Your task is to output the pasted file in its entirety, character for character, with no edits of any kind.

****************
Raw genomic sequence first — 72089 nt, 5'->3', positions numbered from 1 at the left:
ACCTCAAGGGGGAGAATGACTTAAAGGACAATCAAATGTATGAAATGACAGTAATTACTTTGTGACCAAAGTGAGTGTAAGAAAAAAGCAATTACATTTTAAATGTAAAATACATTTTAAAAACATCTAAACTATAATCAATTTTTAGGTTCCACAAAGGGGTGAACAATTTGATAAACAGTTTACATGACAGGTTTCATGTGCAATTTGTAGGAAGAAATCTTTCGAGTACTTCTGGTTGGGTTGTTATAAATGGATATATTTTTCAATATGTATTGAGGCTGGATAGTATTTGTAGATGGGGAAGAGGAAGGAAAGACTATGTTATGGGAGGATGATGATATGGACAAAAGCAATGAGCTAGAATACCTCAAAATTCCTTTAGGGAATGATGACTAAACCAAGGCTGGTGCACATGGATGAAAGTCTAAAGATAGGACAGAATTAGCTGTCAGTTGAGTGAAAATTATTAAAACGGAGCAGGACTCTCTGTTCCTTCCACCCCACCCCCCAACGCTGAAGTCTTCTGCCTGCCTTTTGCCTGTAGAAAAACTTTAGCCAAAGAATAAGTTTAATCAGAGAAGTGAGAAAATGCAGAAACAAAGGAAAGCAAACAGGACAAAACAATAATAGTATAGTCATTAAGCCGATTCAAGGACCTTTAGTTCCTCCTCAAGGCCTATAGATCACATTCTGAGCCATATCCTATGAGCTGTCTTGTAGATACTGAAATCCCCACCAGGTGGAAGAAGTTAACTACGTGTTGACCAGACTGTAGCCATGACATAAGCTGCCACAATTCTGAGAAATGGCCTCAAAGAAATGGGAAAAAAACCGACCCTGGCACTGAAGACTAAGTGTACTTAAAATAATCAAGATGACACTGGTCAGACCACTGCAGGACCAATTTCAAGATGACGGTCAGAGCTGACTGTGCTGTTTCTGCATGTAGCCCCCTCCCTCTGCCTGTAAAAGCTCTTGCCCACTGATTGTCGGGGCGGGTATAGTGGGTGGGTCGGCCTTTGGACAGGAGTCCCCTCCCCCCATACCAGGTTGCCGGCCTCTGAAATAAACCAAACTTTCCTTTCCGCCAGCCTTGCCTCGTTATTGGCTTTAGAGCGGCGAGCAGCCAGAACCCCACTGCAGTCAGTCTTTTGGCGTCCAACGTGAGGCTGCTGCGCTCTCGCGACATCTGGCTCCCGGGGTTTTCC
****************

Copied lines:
Raw genomic sequence first — 72089 nt, 5'->3', positions numbered from 1 at the left:
ACCTCAAGGGGGAGAATGACTTAAAGGACAATCAAATGTATGAAATGACAGTAATTACTTTGTGACCAAAGTGAGTGTAAGAAAAAAGCAATTACATTTTAAATGTAAAATACATTTTAAAAACATCTAAACTATAATCAATTTTTAGGTTCCACAAAGGGGTGAACAATTTGATAAACAGTTTACATGACAGGTTTCATGTGCAATTTGTAGGAAGAAATCTTTCGAGTACTTCTGGTTGGGTTGTTATAAATGGATATATTTTTCAATATGTATTGAGGCTGGATAGTATTTGTAGATGGGGAAGAGGAAGGAAAGACTATGTTATGGGAGGATGATGATATGGACAAAAGCAATGAGCTAGAATACCTCAAAATTCCTTTAGGGAATGATGACTAAACCAAGGCTGGTGCACATGGATGAAAGTCTAAAGATAGGACAGAATTAGCTGTCAGTTGAGTGAAAATTATTAAAACGGAGCAGGACTCTCTGTTCCTTCCACCCCACCCCCCAACGCTGAAGTCTTCTGCCTGCCTTTTGCCTGTAGAAAAACTTTAGCCAAAGAATAAGTTTAATCAGAGAAGTGAGAAAATGCAGAAACAAAGGAAAGCAAACAGGACAAAACAATAATAGTATAGTCATTAAGCCGATTCAAGGACCTTTAGTTCCTCCTCAAGGCCTATAGATCACATTCTGAGCCATATCCTATGAGCTGTCTTGTAGATACTGAAATCCCCACCAGGTGGAAGAAGTTAACTACGTGTTGACCAGACTGTAGCCATGACATAAGCTGCCACAATTCTGAGAAATGGCCTCAAAGAAATGGGAAAAAAACCGACCCTGGCACTGAAGACTAAGTGTACTTAAAATAATCAAGATGACACTGGTCAGACCACTGCAGGACCAATTTCAAGATGACGGTCAGAGCTGACTGTGCTGTTTCTGCATGTAGCCCCCTCCCTCTGCCTGTAAAAGCTCTTGCCCACTGATTGTCGGGGCGGGTATAGTGGGTGGGTCGGCCTTTGGACAGGAGTCCCCTCCCCCCATACCAGGTTGCCGGCCTCTGAAATAAACCAAACTTTCCTTTCCGCCAGCCTTGCCTCGTTATTGGCTTTAGAGCGGCGAGCAGCCAGAACCCCACTGCAGTCAGTCTTTTGGCGTCCAACGTGAGGCTGCTGCGCTCTCGCGACATCTGGCTCCCGGGGTTTTCC